Coaxial cables are cables that consist of two conductors that share an axis. The inner conductor is usually a straight wire; the outer conductor is the wire's shield, which is usually a braided wire or a metal ribbon. It is used primarily for radio and television signal transference. The combination of the center conducting wire and the outer conducting shield keeps other cable noise out and the signal in.
Different types of coaxial cable rated by the U.S. government are designated by the letters RG and then a number. RG stands for "radio grade" and are from when the Army used most of its coaxial cable for radio transmission. The numbers were chosen arbitrarily. The most common RG designations are RG-6, RG-8, RG-11, RG-58, and RG-59. The main difference between them is the impedance. RG-8 and RG-58 have a 50-ohm impedance, while RG-6, RG-11, and RG-59 are 75 ohms.
Coaxial cable comes in many different types of impedance. Impedance is the resistance the cable puts on the signal flow. So, 50-ohm coaxial cable is used primarily in radio transmitters because its low resistance is able to handle the high transmitter power. Fifty-ohm cable replaced the 60-ohm version that was used for the same thing in the mid-20th century. Televisions use 75-ohm cables to carry video and audiosignals.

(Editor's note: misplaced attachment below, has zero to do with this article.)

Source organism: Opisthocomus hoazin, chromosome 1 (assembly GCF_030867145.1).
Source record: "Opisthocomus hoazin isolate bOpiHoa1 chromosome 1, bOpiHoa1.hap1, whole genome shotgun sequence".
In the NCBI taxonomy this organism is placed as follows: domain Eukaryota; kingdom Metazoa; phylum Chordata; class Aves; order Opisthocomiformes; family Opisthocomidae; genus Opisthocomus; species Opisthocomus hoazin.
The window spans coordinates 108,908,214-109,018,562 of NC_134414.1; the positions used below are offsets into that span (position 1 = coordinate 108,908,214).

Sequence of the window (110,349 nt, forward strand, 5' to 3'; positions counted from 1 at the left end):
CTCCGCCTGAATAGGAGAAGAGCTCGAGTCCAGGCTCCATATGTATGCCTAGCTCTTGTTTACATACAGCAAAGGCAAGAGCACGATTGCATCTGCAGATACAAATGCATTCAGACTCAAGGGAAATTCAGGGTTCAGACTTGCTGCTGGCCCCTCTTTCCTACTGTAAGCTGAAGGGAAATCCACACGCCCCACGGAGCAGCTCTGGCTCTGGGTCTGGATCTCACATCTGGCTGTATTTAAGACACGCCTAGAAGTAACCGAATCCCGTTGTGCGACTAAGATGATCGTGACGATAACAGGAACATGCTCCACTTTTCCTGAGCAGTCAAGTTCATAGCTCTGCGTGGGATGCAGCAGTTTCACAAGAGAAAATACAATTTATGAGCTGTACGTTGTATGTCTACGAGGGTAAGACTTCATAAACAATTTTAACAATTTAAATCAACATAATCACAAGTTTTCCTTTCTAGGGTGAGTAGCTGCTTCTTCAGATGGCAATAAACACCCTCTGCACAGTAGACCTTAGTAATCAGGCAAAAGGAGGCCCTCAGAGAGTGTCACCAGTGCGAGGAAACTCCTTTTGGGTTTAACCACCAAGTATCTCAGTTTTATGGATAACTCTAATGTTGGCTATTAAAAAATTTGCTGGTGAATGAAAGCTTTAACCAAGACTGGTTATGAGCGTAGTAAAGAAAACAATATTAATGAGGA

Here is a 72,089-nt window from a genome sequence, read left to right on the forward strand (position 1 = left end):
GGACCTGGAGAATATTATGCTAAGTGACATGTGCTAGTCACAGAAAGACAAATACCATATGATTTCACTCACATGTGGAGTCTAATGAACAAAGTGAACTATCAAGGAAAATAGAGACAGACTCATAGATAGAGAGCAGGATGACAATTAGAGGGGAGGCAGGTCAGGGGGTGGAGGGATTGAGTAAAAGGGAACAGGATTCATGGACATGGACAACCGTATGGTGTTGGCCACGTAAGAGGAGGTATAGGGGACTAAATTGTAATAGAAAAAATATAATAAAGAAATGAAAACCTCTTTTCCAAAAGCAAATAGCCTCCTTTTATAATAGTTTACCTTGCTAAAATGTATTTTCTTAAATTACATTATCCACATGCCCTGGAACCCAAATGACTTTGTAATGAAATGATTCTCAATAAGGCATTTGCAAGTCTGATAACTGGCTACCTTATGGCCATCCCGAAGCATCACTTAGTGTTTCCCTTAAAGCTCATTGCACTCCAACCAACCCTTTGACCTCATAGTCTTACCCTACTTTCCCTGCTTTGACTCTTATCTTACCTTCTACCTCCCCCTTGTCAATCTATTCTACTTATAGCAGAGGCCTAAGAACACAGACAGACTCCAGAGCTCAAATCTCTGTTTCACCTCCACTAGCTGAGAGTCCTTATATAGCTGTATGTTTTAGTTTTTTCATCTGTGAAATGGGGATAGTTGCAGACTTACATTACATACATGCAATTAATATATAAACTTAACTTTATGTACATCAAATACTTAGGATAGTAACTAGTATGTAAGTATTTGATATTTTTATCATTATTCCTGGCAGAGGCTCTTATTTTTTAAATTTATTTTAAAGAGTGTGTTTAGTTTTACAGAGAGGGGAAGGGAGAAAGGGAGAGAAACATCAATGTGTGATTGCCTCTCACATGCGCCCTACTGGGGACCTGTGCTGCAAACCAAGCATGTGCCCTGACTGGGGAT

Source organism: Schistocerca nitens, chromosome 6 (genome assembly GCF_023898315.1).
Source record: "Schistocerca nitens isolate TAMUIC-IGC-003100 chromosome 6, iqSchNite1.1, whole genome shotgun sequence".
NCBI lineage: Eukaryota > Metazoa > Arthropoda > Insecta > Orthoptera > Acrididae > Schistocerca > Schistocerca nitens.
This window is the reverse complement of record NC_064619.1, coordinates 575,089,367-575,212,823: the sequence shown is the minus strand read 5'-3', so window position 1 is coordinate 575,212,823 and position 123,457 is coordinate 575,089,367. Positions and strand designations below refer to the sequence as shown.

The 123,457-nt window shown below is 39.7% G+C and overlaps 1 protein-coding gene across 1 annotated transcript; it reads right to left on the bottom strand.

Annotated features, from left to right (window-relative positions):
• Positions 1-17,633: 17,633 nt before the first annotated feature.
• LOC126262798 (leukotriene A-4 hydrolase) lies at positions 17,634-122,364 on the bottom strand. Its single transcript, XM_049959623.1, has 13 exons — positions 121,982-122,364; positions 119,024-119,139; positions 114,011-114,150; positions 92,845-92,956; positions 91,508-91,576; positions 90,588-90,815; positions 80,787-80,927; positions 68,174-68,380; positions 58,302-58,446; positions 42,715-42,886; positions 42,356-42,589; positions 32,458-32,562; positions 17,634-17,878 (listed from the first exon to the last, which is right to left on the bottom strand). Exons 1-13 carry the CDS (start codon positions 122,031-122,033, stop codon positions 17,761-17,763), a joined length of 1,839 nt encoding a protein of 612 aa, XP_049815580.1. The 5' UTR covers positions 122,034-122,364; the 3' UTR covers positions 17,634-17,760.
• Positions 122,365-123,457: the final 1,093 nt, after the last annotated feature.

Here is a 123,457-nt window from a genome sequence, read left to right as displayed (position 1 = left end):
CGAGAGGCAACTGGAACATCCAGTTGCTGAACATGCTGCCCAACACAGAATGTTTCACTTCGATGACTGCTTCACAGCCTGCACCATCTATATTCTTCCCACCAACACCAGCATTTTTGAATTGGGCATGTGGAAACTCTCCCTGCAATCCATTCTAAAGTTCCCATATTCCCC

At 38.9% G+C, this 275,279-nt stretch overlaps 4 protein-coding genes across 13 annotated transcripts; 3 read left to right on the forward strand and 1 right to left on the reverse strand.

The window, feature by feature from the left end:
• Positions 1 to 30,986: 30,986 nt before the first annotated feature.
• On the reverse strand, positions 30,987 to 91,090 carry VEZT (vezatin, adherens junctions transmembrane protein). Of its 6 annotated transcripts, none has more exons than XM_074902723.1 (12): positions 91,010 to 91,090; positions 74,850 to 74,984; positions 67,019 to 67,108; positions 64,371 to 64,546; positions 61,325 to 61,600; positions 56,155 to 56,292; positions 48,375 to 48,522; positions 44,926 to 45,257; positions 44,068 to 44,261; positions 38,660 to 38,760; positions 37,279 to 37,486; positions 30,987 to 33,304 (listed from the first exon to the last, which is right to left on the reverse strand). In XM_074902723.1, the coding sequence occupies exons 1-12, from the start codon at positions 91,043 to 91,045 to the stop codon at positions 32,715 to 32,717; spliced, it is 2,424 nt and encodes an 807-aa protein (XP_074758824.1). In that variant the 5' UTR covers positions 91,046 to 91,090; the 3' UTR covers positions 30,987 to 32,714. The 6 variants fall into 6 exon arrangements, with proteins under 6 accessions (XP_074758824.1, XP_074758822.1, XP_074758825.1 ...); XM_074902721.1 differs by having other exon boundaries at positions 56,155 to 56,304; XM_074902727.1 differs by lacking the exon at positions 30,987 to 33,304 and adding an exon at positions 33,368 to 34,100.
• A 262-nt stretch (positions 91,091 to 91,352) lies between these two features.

The outer conductor, or the shield, of the coaxial cable is constructed in different ways. Flexible, or braided, coaxial cable is a cable that has an outer conductor made from a braided wire shield. One of the drawbacks to this kind of cable is that if the braid isn't weaved tightly enough, a small amount of high-frequency energy can radiate and cause the signal to bleed over into other wiring. Semigrid coaxial cable has a solid tubular outer conductor that contains all the RF energy. Ribbon coaxial cable is the construction of many tiny coaxial cables each wrapped in a foil shield.
The right coaxial cable means nothing if they have the wrong connectors. Different connectors work better at different frequencies. Ultra high frequency (UHF) connectors were the standard used before World War II and have a frequency range of 0-300 megahertz (MHz). N connectors, developed after WW II, are the oldest of the high-performance coax connectors and have a frequency range of zero to 11 gigahertz (GHz). A BNC connector has a much narrower frequency range, zero to 4 GHz, than the N connector. The TNC connector is the improved version of the BNC with a frequency range of zero to 11 GHz.